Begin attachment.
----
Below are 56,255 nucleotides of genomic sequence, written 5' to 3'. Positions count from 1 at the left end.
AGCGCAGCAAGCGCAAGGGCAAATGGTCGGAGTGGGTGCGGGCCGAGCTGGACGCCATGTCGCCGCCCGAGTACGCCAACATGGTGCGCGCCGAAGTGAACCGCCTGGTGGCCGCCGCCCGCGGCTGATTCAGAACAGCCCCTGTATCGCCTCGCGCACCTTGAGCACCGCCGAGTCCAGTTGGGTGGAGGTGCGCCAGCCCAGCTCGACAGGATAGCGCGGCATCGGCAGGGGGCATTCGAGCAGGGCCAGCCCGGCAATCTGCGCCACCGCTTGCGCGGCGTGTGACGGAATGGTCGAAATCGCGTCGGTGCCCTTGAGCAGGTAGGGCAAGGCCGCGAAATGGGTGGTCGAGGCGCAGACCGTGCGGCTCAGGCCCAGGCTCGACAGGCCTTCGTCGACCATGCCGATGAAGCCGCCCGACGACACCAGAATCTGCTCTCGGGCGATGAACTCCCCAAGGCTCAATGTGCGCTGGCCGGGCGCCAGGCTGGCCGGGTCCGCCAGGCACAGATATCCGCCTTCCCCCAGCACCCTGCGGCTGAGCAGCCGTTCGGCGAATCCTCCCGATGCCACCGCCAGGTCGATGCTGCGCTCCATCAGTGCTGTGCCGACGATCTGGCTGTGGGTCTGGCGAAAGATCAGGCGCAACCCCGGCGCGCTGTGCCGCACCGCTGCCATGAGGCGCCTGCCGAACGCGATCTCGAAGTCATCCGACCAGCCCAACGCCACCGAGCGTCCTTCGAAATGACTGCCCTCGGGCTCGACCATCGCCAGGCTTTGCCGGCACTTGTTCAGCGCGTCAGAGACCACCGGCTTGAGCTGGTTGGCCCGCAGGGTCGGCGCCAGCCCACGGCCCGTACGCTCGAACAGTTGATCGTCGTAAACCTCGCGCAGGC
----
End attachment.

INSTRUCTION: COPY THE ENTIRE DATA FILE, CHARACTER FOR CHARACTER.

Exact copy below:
Below are 56,255 nucleotides of genomic sequence, written 5' to 3'. Positions count from 1 at the left end.
AGCGCAGCAAGCGCAAGGGCAAATGGTCGGAGTGGGTGCGGGCCGAGCTGGACGCCATGTCGCCGCCCGAGTACGCCAACATGGTGCGCGCCGAAGTGAACCGCCTGGTGGCCGCCGCCCGCGGCTGATTCAGAACAGCCCCTGTATCGCCTCGCGCACCTTGAGCACCGCCGAGTCCAGTTGGGTGGAGGTGCGCCAGCCCAGCTCGACAGGATAGCGCGGCATCGGCAGGGGGCATTCGAGCAGGGCCAGCCCGGCAATCTGCGCCACCGCTTGCGCGGCGTGTGACGGAATGGTCGAAATCGCGTCGGTGCCCTTGAGCAGGTAGGGCAAGGCCGCGAAATGGGTGGTCGAGGCGCAGACCGTGCGGCTCAGGCCCAGGCTCGACAGGCCTTCGTCGACCATGCCGATGAAGCCGCCCGACGACACCAGAATCTGCTCTCGGGCGATGAACTCCCCAAGGCTCAATGTGCGCTGGCCGGGCGCCAGGCTGGCCGGGTCCGCCAGGCACAGATATCCGCCTTCCCCCAGCACCCTGCGGCTGAGCAGCCGTTCGGCGAATCCTCCCGATGCCACCGCCAGGTCGATGCTGCGCTCCATCAGTGCTGTGCCGACGATCTGGCTGTGGGTCTGGCGAAAGATCAGGCGCAACCCCGGCGCGCTGTGCCGCACCGCTGCCATGAGGCGCCTGCCGAACGCGATCTCGAAGTCATCCGACCAGCCCAACGCCACCGAGCGTCCTTCGAAATGACTGCCCTCGGGCTCGACCATCGCCAGGCTTTGCCGGCACTTGTTCAGCGCGTCAGAGACCACCGGCTTGAGCTGGTTGGCCCGCAGGGTCGGCGCCAGCCCACGGCCCGTACGCTCGAACAGTTGATCGTCGTAAACCTCGCGCAGGC